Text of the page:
Audi A5 Performance
Most auto journalists find that the A5 offers adequate levels of power and responsive handling, though it certainly isn't as sporty as it competitors. For a sportier ride, consider its performance-tuned trim, the S5.
- "If there is such a thing as the perfect driver's car, I thought, this is it -- so light, tight, responsive." -- Washington Post
- "The A5 and S5 involve the driver physically, audibly, and mentally though never to the point of making it a chore or less than inviting. -- New Car Test Drive
- "Bottom line: Driving enthusiasts should take a long, hard look at the A5 or S5 quattro, but if shifter and steering feel are your top purchase priorities, consider the BMW 3 Series. -- Motor Trend
Acceleration and Power
The A5 features a 3.2-liter V6 engine that produces 265 horsepower at 6,500 rpm and 243 pound-feet of torque at 3,250-5,000 rpm. Both a six-speed manual and Tiptronic automatic transmission are available. According to the EPA, the manual has a city/highway fuel economy of 16/27 mph, while the automatic boasts 18/27 mpg. Audi reports a top speed of 130 mph and a 0-to-60 mph acceleration time of 5.8 seconds (manual) or 5.9 seconds (automatic).
Test drivers consider the A5 powerful enough for daily driving, but concede that it's no sports coupe. What's more, some take issue with its manual transmission -- which is imprecise.
- "Whoooosssshhh! The extra o's, s's and h's are there to give you a better idea of the smooth power of the A5 3.2 Quattro's 3.2-liter, 265-horsepower V-6 engine. It's not "whoosh," which is too fast and jerky. It's "whoooosssshhh" -- smooth, gentle, yet powerful." -- Washington Post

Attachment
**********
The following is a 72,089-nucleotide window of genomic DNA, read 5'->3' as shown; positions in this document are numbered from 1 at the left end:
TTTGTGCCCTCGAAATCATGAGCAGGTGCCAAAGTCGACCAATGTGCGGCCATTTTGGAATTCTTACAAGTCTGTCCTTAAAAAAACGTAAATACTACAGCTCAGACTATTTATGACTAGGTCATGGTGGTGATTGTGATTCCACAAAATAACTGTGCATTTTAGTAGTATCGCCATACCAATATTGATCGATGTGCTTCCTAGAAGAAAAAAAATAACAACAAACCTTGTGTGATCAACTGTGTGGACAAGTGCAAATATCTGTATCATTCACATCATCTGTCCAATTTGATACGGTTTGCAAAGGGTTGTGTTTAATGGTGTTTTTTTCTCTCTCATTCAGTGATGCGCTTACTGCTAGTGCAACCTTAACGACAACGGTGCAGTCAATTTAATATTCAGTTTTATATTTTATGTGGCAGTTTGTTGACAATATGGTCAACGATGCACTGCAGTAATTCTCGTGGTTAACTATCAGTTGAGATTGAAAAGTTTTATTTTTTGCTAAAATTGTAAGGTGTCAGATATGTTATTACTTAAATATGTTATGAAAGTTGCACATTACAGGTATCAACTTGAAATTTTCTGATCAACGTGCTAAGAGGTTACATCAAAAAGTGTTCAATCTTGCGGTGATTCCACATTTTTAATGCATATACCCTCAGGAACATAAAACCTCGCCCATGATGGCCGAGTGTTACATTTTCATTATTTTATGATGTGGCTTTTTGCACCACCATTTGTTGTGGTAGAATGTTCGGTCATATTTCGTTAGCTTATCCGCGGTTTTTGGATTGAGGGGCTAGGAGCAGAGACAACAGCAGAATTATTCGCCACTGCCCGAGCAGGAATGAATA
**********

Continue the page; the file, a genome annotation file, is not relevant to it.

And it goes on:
- With the manual transmission, Audi says the A5 can accelerate from zero to 60 mph in about 6 seconds, which is faster than most cars." -- Cars.com
- "Our A5 test vehicle had the six-speed manual. It felt imprecise moving the gears, especially compared to that of the BMW 3 Series." -- Forbes
- "There is plenty of power, but the manual transmission is less precise and the clutch is not quite as engaging as is typically associated with an Audi vehicle." -- Carseek
Handling and Braking
Auto writers find that the A5's handling dynamics satisfy. The A5 features rack-and-pinion Servotronic electric power assist steering, as well as a five-link front suspension and trapezoidal link independent rear suspension. It's halted by an anti-lock braking system and electronic brakeforce distribution. What's more, the A5 features Audi's Quattro all-wheel drive system and Electronic Stabilization Program -- which helps drivers navigate in poor driving conditions by employing traction control alongside its many brake systems.
- "These coupes will charge hard through corners (the S5 notably more so than the A5) while generating little or no tire noise and minimal perceived chassis slip angle. They're not cars to be hurled sideways through turns; they always feel confident and mature." -- Motor Trend
- "Steering is nicely weighted and doesn't lack feel or reaction to the slightest turn of the wheel. We classify the Audi's steering heavier than a BMW in standard mode, but lighter than a BMW in Sport mode, so it's a happy medium. At parking speeds, it is light and quick, with a respectable cut for maneuvering." -- New Car Test Drive
- "The A5 comes standard with quattro all-wheel drive, which makes the car safer and more drivable in everyday situations and can improve acceleration at the expense of added weight, complexity and gas mileage." -- Forbes
- "With a 40/60-percent front-to-rear power split, the Quattro system provides a rear-wheel-drive car's crisp handling dynamics along with the extra grip of all-wheel drive." -- Edmunds
- "Brakes, as expected in any car of this caliber, are entirely competent and exhibited not a trace of fade along northern Italy's twisty declines, where many an ancient Alfa (or lumbering livestock) might be asserting its God-given right to park itself in the middle of the road around any given bend." -- Car and Driver